My friend, Briar Fandetti Forsythe, is a not only a fabulous baker, but also a movie buff. In April she is attending the Turner Film Festival, Los Angeles, where a huge celebration is scheduled for the 75th anniversary of The Wizard of Oz (1939). In anticipation of her upcoming trip she’s combined two of her passions, whipping up a batch of cookies for her friends, featuring Dorothy, from The Wizard of Oz!
As you’ve read here in previous posts, Briar is the proprietor of Willowdale Estate. Several times throughout the year, Willowdale holds fun family nights (free) with screenings of classic movies. It’s a great way to see the Estate, sample Briar’s exquisite cooking, and experience Willowdale’s welcoming hospitality!
Note ~ My daughter Liv read, and reread, L. Frank Baum’s The Wonderful Wizard of Oz, and the novel’s many sequels. It’s a fabulously captivating series not to be overlooked for your young reader!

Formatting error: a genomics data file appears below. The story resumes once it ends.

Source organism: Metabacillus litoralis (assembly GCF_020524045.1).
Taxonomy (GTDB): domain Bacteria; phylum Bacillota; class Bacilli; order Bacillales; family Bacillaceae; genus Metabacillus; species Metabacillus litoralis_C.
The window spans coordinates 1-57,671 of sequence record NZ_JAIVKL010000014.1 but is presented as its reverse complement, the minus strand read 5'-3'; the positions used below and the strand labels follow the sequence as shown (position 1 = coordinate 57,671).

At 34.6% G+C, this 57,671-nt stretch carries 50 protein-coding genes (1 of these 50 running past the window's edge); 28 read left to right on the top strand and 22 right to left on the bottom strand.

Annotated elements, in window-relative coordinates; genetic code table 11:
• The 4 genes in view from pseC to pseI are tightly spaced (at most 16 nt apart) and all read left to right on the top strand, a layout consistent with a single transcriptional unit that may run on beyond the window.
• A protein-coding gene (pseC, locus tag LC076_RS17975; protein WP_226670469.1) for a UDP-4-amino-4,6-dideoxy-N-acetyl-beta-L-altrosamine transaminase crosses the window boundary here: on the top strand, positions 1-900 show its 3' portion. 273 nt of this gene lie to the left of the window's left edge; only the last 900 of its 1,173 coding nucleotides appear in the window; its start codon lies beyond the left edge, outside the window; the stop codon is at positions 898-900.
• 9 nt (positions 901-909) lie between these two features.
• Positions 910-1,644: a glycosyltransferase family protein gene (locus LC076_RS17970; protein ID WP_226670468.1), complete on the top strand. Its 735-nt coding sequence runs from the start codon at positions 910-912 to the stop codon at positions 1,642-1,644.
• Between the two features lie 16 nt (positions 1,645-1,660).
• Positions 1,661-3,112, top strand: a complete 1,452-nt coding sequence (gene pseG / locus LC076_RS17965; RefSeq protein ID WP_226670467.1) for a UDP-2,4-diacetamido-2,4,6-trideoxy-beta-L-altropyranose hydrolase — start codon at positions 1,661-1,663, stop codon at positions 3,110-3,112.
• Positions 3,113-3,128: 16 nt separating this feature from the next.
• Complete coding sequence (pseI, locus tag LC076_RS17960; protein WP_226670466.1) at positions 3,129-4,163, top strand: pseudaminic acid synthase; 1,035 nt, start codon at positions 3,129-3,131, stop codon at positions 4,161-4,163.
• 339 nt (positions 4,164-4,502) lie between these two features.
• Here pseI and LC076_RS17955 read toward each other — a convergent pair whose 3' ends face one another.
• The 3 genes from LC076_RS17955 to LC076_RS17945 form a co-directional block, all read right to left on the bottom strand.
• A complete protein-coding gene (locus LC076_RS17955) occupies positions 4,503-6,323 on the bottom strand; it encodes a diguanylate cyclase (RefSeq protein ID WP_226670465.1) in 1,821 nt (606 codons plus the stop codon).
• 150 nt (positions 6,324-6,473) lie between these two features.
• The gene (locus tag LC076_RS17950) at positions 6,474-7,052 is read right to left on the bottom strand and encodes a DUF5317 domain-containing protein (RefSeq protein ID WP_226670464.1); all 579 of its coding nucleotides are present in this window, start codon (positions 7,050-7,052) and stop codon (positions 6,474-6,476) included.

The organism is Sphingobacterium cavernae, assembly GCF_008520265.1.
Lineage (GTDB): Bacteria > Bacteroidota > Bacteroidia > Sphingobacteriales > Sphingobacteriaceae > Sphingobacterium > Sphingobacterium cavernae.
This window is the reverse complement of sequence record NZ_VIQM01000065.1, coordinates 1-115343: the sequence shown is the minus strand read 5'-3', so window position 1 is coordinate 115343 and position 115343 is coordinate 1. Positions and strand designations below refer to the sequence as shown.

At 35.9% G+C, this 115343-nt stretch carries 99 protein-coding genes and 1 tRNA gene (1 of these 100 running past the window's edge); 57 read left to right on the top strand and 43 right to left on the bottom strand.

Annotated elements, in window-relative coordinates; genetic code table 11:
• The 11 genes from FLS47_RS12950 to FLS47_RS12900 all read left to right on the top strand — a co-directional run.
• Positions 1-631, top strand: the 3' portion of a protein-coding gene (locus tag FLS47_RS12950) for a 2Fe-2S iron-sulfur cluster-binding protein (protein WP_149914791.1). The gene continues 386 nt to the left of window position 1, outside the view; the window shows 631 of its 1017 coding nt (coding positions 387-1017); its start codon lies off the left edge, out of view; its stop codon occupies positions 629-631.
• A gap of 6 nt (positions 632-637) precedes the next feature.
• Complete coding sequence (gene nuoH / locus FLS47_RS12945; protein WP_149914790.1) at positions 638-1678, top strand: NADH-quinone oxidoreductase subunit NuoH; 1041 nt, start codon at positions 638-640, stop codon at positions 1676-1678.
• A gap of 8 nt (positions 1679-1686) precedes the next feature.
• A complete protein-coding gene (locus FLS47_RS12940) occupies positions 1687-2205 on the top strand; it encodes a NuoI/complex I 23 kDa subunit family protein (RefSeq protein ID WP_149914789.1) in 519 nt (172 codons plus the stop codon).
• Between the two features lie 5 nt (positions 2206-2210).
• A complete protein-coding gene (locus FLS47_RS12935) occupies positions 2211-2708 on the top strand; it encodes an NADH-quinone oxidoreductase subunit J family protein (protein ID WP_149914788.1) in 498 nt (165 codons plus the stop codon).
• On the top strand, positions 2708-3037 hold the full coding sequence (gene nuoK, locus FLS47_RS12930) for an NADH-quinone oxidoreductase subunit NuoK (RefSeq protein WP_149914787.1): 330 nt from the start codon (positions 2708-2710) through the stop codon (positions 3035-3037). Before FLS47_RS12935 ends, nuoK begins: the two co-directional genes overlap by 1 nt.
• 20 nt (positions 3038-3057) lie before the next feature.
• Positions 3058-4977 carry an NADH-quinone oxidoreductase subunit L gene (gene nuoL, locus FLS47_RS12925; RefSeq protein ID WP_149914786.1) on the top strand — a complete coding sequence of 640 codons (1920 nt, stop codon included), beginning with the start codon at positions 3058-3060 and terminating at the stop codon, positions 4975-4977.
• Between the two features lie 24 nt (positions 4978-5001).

Briar Fandetti-Forsythe cookie photos; The Wizard of Oz promotion posters courtesy google image search.
See more The Wizard of Oz original posters, lobby cards, and info about the 75th anniversary screening here:
From the Turner Film Festival website: “The Yellow Brick Road shines with a special luster in this 75th anniversary restoration of MGM’s first truly great musical. Seen as the studio’s prestige production for 1939, and a chance to build on star Judy Garland’s growing popularity, the film wasn’t expected to be a box-office winner, much less a perennial favorite that has never gone out of fashion. With carefully timed re-releases and television platforming as a special holiday event, it has grown in popularity to become one of the most beloved motion pictures ever made. That’s hardly surprising from a quality standpoint. Expertly directed by Victor Fleming (with help from King Vidor and some key creative input from George Cukor), with a peerless score by Harold Arlen and E.Y. Harburg and featuring an unbeatable cast, the film is a testament to the studio system and Louis B. Mayer’s vision of family entertainment. For the current restoration, technicians returned to the original three-strip Technicolor negative, using digital restoration techniques to produce a print that’s actually better in many ways than the one used at the 1939 premiere.”